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• new opportunities for varying the mix;

• examples of companies that have achieved this;

• possible negative implications (threats) for each opportunity.

The key issues related to different elements of the marketing mix that are discussed in this chapter are:

• Product - are there opportunities for modifying the core or extended product online?

• Price - the implications of the Internet for pricing and the adoption of new pricing models or strategies.

• Place - the implications for distribution.

• Promotion (what new promotional tools can be applied) - this is only discussed briefly in this chapter since it is described in more detail in Chapter 8.

• People, process and physical evidence - these are not discussed in detail in this chapter since their online application is covered in more detail in Chapters 6, 7 and 9 in connection with customer relationship management and managing and maintaining the online presence.

Before embarking on a review of the role of the Internet on each of the 7 Ps, it is worth briefly restating some of the well-known criticisms of applying the marketing mix as a solitary tool for marketing strategy. First and perhaps most importantly, the marketing mix, because of its origins in the 1960s, is symptomatic of a push approach to marketing and does not explicitly acknowledge the needs of customers. As a consequence, the marketing mix tends to lead to a product orientation rather than customer orientation - a key concept of market orientation and indeed a key Internet marketing concept (see Chapter 8, for example). To mitigate this effect, Lautenborn (1990) suggested the 4 Cs framework which considers the 4 Ps from a customer perspective. In brief, the 4 Cs are:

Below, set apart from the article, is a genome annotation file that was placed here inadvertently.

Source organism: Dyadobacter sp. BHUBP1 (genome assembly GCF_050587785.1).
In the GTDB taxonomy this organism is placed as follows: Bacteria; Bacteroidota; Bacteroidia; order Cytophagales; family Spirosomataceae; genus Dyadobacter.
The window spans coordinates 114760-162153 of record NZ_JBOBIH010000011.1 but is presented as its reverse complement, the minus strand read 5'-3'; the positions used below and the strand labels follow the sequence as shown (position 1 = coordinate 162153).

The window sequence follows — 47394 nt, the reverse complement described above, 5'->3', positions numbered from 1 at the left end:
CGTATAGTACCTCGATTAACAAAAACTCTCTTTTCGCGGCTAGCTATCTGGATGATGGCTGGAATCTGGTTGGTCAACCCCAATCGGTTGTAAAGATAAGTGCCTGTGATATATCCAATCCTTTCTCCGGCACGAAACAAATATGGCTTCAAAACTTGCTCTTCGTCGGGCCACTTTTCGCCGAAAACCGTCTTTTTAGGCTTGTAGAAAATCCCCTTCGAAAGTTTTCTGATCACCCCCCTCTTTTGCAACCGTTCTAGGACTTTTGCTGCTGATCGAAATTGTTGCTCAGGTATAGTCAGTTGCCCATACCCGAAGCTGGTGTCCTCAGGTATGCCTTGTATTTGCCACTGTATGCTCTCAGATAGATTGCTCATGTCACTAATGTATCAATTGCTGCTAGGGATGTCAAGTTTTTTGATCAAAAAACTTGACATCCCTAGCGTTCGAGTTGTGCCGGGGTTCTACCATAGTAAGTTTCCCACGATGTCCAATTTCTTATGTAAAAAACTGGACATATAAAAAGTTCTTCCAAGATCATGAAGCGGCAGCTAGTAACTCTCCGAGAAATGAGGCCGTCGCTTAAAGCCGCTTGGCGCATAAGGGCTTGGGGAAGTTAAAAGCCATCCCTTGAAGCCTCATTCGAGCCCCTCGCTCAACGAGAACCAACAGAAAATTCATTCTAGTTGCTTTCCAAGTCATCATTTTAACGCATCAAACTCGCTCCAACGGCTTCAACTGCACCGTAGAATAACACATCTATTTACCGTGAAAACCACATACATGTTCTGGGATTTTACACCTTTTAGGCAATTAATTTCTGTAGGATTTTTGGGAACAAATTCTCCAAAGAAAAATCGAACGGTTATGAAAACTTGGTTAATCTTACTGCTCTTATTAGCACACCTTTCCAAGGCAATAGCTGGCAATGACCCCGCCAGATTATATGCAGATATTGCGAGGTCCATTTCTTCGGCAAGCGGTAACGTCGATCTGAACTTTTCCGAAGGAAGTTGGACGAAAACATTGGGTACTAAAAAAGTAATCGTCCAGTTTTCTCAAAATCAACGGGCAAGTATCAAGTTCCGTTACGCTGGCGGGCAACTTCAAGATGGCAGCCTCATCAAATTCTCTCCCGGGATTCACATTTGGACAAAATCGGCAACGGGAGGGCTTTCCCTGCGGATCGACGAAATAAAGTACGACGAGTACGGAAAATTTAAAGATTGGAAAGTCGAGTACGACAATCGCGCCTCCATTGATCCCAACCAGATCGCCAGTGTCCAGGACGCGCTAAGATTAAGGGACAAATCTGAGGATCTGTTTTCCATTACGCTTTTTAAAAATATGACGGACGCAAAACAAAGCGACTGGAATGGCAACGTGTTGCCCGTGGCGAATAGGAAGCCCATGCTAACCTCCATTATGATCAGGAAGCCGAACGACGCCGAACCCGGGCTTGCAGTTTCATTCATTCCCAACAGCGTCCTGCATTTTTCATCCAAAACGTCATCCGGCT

• customer needs and wants (from the product);

• convenience (relative to place);

• communication (promotion).

This customer-centric approach also lends itself well online, since the customer is often in an active comparison mode rather than a passive media consumption mode.

It follows that the selection of the marketing mix is based on detailed knowledge of buyer behaviour collected through market research. Furthermore, it should be remembered that the mix is often adjusted according to different target markets or segments to better meet the needs of these customer groupings.

Although it is useful to apply existing frameworks to new channels, the emphasis of the importance of different parts of a framework may vary. As you read this chapter, you should consider which are the key elements of the mix which can be varied online for the different types of online presence introduced in Chapter 1, i.e. transactional e-commerce, relationship-building, brand-building and media owner portal. Allen and Fjermestad (2001) and Harridge-March (2004) have reviewed how the Internet has impacted the main elements of the marketing mix. There is no denying that all of the elements are still important, but Smith and Chaffey (2005) have said that, online, Partnerships is the eighth P since this is so important in achieving reach and affiliation. In this text, though, Partnerships will be considered as part of Place and Promotion.

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